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A aerial view of Tapovan barrage two days after a portion of the Nanda Devi glacier snapped off, releasing water trapped behind it in Tapovan, northern state of Uttarakhand, India, Feb.9, 2021.
AP Photo
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Himalayan Glacier Disaster Shows Impacts of Climate Change: Scientists


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Billions of people rely on glaciers in some part for agriculture, industry, and drinking water. While everyone feels the effects of climate change, its impacts fall more heavily on those living in poverty. Global Citizen campaigns on the United Nations’ Global Goals, including goal 3 for climate action. Join the movement and take action on this issue and more here.

Climate change compounded the devastating flood that ripped through a Himalayan valley Sunday, according to scientists. 

At least 32 people have died with nearly 200 more missing, after water that was trapped within a glacier in northern India's Uttarakhand state supposedly burst, prompting an avalanche and a flood of water, debris, and mud. Bridges, roads, houses, and people were washed away, as well as two hydroelectric power stations.

Officials are still trying to understand exactly what caused the initial flood.

Anjal Prakash, a lead researcher with the United Nations Intergovernmental Panel on Climate Change (IPCC), said weakened and dwindling glaciers are one of the most recognizable indications of a warming planet caused by human-induced climate change.

"This looks very much like a climate change event as the glaciers are melting due to global warming," Prakash told CBS News.

Glaciologist Farooq Azam echoed Prakash's remarks. 

"Climate change-driven erratic weather patterns like increased snowfall and rainfall [and] warmer winters have led to the melting point of a lot of snow," he told CBS News. "There is no doubt that global warming has resulted in the warming of the region.”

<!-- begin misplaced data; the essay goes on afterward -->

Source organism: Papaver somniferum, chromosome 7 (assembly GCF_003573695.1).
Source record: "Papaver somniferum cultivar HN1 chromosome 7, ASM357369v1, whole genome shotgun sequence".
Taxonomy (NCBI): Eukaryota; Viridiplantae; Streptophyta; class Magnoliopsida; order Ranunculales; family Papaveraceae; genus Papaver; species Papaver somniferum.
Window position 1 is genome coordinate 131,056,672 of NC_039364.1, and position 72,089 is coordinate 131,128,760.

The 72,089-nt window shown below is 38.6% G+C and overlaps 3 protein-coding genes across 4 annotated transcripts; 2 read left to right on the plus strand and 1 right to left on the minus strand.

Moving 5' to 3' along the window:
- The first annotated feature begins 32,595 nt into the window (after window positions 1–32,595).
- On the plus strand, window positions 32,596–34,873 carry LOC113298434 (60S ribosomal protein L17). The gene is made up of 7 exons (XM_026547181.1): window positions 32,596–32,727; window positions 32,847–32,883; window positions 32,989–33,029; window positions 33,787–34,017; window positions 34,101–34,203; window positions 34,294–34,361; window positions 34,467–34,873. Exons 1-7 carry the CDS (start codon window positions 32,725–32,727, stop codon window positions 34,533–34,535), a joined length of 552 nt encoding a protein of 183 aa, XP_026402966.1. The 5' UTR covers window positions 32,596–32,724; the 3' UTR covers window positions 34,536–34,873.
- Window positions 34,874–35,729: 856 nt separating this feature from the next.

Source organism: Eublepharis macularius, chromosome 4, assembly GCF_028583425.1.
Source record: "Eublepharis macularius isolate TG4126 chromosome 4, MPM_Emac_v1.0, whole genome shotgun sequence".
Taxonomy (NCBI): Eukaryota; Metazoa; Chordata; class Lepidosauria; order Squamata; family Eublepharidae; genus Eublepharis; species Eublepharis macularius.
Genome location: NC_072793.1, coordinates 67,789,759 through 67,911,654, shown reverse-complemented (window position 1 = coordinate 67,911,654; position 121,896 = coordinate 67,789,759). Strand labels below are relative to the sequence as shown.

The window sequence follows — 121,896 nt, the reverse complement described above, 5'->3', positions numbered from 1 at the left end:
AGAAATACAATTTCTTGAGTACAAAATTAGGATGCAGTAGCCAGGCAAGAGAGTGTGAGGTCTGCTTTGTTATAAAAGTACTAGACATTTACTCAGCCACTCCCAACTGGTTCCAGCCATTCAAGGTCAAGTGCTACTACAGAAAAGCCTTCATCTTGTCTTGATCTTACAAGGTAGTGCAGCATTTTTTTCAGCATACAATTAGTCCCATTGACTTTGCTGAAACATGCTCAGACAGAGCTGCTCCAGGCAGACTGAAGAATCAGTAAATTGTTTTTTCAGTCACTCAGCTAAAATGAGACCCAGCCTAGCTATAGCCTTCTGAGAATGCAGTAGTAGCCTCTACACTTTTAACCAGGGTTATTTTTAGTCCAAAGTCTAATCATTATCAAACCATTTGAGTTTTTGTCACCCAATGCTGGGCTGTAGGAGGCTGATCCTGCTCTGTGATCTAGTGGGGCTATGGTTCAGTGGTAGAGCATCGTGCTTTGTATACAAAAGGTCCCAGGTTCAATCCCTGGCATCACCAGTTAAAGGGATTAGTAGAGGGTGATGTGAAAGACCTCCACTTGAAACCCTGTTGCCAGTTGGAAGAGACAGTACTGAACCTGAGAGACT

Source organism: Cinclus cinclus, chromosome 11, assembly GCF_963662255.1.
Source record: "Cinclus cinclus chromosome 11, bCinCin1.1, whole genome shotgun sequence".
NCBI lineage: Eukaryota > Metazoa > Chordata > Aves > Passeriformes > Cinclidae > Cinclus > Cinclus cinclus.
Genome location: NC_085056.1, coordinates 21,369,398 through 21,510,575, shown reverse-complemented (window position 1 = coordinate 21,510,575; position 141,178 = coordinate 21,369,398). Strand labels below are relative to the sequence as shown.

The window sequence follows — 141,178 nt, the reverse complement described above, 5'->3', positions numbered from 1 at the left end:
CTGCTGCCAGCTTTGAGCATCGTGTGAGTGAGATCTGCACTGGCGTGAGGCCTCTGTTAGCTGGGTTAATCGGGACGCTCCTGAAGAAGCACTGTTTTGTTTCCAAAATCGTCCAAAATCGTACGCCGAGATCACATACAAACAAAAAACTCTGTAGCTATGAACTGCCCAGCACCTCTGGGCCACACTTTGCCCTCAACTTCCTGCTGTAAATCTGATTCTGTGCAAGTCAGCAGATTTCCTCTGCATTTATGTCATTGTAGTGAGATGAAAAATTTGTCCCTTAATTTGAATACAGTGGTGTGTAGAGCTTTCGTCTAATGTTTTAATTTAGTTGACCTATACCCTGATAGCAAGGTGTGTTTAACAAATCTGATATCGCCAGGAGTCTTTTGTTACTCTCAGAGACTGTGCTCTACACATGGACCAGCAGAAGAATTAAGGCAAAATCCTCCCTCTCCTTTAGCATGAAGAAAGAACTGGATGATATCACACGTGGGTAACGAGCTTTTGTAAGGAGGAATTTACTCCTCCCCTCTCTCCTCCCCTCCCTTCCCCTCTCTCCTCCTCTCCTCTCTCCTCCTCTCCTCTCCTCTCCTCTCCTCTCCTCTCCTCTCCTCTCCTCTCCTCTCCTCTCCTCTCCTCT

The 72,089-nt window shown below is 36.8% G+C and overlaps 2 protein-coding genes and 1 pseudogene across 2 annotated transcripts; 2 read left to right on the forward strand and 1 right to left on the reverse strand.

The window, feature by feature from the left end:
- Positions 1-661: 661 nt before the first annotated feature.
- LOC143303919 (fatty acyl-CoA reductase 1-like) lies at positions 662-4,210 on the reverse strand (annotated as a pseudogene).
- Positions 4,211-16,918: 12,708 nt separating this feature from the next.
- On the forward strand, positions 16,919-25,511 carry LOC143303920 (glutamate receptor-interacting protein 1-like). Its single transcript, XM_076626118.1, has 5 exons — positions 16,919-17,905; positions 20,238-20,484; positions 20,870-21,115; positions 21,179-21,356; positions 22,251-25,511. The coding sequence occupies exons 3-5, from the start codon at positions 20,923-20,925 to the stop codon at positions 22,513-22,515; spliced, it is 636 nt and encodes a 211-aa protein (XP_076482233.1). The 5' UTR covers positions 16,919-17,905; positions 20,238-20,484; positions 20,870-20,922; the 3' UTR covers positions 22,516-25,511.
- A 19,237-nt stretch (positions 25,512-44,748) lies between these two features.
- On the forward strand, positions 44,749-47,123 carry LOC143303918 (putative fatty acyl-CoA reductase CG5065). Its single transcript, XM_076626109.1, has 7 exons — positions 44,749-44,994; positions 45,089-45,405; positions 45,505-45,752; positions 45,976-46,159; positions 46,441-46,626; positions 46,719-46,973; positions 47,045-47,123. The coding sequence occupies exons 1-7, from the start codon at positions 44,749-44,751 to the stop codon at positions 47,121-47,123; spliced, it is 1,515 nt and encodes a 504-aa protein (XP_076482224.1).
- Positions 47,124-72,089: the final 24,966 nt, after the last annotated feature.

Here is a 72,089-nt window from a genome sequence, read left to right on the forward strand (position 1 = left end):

Tapovan-Glacier-Flood-Climate-Change-Himalayas-FF.jpgThis photograph provided by Indo Tibetan Border Police shows a man reacting after he was pulled out from beneath the ground during rescue operations after a portion of Nanda Devi glacier broke off in Tapovan area of the India, Sunday, Feb.7, 2021.
Image: Indo Tibetan Border Police/AP

The burning of fossil fuels and rise in greenhouse gas levels have caused temperatures to increase substantially in the Himalayas over the past few decades.

Since 2000, air temperatures have risen by almost 2 degrees Fahrenheit and Himalayan glaciers have melted at double the rate they were in the preceding quarter century.

Rising temperatures are also causing mountains to weaken as ice living in the cracks of rock melt.

Human activity in the ecologically sensitive Himalayan region also increases its vulnerability to climate change, with heavy construction work thought to disrupt the area’s sensitive geology and ecosystem, producing “irreversible damage” to slopes and creating landslide zones. 

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2019 report by the International Center for Integrated Mountain Development said that even if governments enact strict policies and climate change targets are hit, temperatures will still see a third of all glaciers melt in the Hindu Kush Himalaya region — an area spanning eight central and west Asian nations.

Grave repercussions are anticipated for close to 2 billion already vulnerable people.

“In the future, even if global warming is kept to 1.5 degrees Celsius, warming in the Hindu Kush Himalaya region will likely be at least 0.3 degrees higher,” the report states. “Such large warming could trigger a multitude of biophysical and socio-economic impacts, such as biodiversity loss, increased glacial melting and less predictable water availability — all of which will impact livelihoods and well-being in the Hindu Kush Himalaya.”